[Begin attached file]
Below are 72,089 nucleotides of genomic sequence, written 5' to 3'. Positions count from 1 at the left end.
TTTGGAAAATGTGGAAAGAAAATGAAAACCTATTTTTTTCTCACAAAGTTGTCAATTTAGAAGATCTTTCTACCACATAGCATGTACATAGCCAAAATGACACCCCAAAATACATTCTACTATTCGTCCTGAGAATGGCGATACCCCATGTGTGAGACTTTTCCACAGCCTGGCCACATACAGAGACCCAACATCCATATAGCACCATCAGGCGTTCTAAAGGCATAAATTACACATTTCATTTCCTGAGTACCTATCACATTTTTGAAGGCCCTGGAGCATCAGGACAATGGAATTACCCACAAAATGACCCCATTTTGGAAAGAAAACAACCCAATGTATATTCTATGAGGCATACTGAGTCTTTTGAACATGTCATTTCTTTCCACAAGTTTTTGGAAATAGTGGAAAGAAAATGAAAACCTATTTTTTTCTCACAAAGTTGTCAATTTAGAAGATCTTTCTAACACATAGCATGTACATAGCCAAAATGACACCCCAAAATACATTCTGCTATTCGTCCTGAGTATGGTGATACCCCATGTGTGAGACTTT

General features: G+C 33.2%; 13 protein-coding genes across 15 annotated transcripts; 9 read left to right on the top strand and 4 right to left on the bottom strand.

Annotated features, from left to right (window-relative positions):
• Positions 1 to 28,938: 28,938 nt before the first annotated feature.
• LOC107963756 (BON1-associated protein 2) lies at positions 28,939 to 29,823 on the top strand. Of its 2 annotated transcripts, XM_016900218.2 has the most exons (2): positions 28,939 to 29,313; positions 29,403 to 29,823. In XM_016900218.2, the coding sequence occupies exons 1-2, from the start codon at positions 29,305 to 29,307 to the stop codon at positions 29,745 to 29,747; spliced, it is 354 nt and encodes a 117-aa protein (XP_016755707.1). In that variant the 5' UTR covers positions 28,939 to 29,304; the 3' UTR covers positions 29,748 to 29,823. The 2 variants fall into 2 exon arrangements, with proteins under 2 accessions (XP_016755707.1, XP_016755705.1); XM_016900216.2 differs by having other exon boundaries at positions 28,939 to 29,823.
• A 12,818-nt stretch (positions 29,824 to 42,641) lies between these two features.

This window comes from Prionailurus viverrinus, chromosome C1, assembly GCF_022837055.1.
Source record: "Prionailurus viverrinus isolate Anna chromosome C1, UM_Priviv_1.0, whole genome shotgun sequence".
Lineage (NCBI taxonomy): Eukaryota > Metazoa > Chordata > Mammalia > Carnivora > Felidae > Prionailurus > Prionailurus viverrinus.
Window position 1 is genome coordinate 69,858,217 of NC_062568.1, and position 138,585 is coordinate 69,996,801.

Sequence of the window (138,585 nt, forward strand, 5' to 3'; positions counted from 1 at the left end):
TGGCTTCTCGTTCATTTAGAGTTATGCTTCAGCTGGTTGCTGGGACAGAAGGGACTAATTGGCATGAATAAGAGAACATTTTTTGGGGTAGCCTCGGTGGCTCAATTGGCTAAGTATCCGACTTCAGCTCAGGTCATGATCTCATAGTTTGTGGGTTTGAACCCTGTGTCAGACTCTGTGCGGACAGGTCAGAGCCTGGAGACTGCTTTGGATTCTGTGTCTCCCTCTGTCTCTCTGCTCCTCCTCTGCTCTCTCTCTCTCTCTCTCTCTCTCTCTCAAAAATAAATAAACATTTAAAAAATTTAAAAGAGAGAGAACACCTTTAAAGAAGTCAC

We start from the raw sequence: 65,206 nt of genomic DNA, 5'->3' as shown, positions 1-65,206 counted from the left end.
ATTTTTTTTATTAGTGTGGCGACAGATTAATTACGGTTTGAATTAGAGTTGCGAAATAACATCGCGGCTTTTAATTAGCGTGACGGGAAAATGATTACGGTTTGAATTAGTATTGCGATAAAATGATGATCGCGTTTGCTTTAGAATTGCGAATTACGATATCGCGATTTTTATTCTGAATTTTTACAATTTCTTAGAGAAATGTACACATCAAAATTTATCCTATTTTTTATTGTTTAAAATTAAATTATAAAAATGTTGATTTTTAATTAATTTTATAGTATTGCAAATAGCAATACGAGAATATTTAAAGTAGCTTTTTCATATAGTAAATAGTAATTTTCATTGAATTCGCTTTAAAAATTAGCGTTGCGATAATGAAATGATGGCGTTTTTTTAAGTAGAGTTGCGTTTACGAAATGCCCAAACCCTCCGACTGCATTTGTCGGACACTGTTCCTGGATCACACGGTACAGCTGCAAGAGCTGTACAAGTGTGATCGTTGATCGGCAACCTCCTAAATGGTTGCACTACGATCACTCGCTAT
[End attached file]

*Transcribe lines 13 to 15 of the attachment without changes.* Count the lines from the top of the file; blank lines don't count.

TGGCTTCTCGTTCATTTAGAGTTATGCTTCAGCTGGTTGCTGGGACAGAAGGGACTAATTGGCATGAATAAGAGAACATTTTTTGGGGTAGCCTCGGTGGCTCAATTGGCTAAGTATCCGACTTCAGCTCAGGTCATGATCTCATAGTTTGTGGGTTTGAACCCTGTGTCAGACTCTGTGCGGACAGGTCAGAGCCTGGAGACTGCTTTGGATTCTGTGTCTCCCTCTGTCTCTCTGCTCCTCCTCTGCTCTCTCTCTCTCTCTCTCTCTCTCTCTCAAAAATAAATAAACATTTAAAAAATTTAAAAGAGAGAGAACACCTTTAAAGAAGTCAC

We start from the raw sequence: 65,206 nt of genomic DNA, 5'->3' as shown, positions 1-65,206 counted from the left end.
ATTTTTTTTATTAGTGTGGCGACAGATTAATTACGGTTTGAATTAGAGTTGCGAAATAACATCGCGGCTTTTAATTAGCGTGACGGGAAAATGATTACGGTTTGAATTAGTATTGCGATAAAATGATGATCGCGTTTGCTTTAGAATTGCGAATTACGATATCGCGATTTTTATTCTGAATTTTTACAATTTCTTAGAGAAATGTACACATCAAAATTTATCCTATTTTTTATTGTTTAAAATTAAATTATAAAAATGTTGATTTTTAATTAATTTTATAGTATTGCAAATAGCAATACGAGAATATTTAAAGTAGCTTTTTCATATAGTAAATAGTAATTTTCATTGAATTCGCTTTAAAAATTAGCGTTGCGATAATGAAATGATGGCGTTTTTTTAAGTAGAGTTGCGTTTACGAAATGCCCAAACCCTCCGACTGCATTTGTCGGACACTGTTCCTGGATCACACGGTACAGCTGCAAGAGCTGTACAAGTGTGATCGTTGATCGGCAACCTCCTAAATGGTTGCACTACGATCACTCGCTAT